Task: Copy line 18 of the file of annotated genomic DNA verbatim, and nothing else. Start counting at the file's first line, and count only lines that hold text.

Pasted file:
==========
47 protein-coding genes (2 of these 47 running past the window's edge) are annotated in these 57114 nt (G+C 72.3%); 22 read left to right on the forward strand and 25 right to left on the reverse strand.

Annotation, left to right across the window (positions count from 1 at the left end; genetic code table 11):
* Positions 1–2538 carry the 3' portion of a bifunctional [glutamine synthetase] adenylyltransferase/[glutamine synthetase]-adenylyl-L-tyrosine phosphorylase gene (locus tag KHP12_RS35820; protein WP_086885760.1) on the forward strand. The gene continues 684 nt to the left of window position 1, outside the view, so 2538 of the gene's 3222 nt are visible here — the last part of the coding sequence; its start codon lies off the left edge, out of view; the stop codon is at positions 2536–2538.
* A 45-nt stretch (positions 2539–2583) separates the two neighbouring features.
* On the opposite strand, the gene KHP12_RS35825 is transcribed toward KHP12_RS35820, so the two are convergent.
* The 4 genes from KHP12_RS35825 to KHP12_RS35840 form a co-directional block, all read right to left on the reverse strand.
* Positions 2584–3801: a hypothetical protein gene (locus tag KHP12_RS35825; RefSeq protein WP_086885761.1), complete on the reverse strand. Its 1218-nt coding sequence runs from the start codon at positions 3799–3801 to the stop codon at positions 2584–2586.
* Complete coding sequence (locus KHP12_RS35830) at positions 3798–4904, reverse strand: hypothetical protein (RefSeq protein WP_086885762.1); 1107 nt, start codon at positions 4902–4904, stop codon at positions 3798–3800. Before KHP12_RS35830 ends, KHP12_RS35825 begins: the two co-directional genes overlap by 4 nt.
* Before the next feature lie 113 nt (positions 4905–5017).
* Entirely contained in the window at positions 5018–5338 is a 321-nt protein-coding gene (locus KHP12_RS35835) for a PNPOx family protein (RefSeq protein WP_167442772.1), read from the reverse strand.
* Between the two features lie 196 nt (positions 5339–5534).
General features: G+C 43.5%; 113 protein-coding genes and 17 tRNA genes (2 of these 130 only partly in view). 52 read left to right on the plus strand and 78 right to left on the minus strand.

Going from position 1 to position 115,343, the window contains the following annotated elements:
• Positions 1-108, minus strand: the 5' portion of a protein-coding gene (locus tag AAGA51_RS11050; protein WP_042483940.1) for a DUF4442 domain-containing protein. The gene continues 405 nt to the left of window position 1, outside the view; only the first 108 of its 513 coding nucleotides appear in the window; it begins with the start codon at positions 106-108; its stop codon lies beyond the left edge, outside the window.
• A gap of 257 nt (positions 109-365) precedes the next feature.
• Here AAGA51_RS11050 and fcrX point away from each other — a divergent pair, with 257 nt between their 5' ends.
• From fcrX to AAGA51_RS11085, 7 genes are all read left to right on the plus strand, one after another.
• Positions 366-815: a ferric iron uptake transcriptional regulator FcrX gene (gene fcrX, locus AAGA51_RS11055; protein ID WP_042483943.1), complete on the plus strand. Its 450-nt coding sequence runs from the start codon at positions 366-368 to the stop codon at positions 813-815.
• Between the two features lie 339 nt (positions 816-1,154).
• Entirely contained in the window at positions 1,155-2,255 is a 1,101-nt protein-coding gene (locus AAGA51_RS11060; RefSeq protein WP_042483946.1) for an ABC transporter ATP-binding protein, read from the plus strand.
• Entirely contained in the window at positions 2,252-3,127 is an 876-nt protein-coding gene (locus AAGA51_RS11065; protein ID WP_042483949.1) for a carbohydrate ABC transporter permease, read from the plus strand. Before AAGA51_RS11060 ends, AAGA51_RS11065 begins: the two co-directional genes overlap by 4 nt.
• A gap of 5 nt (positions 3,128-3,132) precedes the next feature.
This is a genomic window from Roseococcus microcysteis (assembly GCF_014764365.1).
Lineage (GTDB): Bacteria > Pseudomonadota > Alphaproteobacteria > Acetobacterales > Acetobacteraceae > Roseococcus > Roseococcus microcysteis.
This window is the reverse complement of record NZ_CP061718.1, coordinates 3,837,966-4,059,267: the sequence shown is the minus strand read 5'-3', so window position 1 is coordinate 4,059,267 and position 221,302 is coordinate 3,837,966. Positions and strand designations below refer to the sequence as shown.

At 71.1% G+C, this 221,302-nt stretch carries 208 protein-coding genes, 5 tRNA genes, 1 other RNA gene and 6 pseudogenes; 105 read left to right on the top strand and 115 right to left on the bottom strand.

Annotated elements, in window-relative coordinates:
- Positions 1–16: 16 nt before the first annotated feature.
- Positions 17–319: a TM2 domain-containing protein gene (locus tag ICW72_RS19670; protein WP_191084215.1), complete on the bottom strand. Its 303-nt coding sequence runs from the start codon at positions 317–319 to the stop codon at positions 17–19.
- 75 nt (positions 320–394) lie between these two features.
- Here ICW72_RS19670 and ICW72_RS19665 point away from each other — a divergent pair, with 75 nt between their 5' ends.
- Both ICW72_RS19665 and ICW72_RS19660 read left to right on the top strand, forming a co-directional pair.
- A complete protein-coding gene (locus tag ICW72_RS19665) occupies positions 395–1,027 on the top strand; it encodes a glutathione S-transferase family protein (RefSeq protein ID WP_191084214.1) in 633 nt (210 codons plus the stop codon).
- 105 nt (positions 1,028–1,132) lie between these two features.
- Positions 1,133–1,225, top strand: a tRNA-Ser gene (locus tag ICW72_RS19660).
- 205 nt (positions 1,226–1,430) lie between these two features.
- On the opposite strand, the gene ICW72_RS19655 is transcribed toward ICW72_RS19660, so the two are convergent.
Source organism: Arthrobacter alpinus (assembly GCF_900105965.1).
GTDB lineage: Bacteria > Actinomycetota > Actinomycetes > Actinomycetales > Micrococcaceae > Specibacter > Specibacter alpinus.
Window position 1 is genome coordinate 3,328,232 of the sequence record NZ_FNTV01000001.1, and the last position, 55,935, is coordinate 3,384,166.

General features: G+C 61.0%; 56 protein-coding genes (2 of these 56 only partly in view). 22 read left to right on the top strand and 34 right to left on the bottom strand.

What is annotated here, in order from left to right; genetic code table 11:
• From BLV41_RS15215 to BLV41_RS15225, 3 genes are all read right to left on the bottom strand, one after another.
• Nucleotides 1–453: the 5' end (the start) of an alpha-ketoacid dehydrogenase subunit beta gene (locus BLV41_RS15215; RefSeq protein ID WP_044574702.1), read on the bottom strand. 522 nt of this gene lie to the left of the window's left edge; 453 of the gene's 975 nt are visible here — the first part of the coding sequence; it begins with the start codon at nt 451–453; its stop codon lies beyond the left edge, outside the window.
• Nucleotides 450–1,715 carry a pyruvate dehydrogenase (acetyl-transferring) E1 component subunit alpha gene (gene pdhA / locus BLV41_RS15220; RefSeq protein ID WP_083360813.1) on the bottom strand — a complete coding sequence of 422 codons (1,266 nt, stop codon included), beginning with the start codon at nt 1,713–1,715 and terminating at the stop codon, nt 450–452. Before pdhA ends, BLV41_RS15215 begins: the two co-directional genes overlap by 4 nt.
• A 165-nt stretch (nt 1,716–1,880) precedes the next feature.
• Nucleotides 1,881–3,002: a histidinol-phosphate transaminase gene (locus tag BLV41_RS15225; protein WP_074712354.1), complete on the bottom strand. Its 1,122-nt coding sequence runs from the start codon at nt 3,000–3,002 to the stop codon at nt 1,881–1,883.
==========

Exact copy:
• Positions 366-815: a ferric iron uptake transcriptional regulator FcrX gene (gene fcrX, locus AAGA51_RS11055; protein ID WP_042483943.1), complete on the plus strand. Its 450-nt coding sequence runs from the start codon at positions 366-368 to the stop codon at positions 813-815.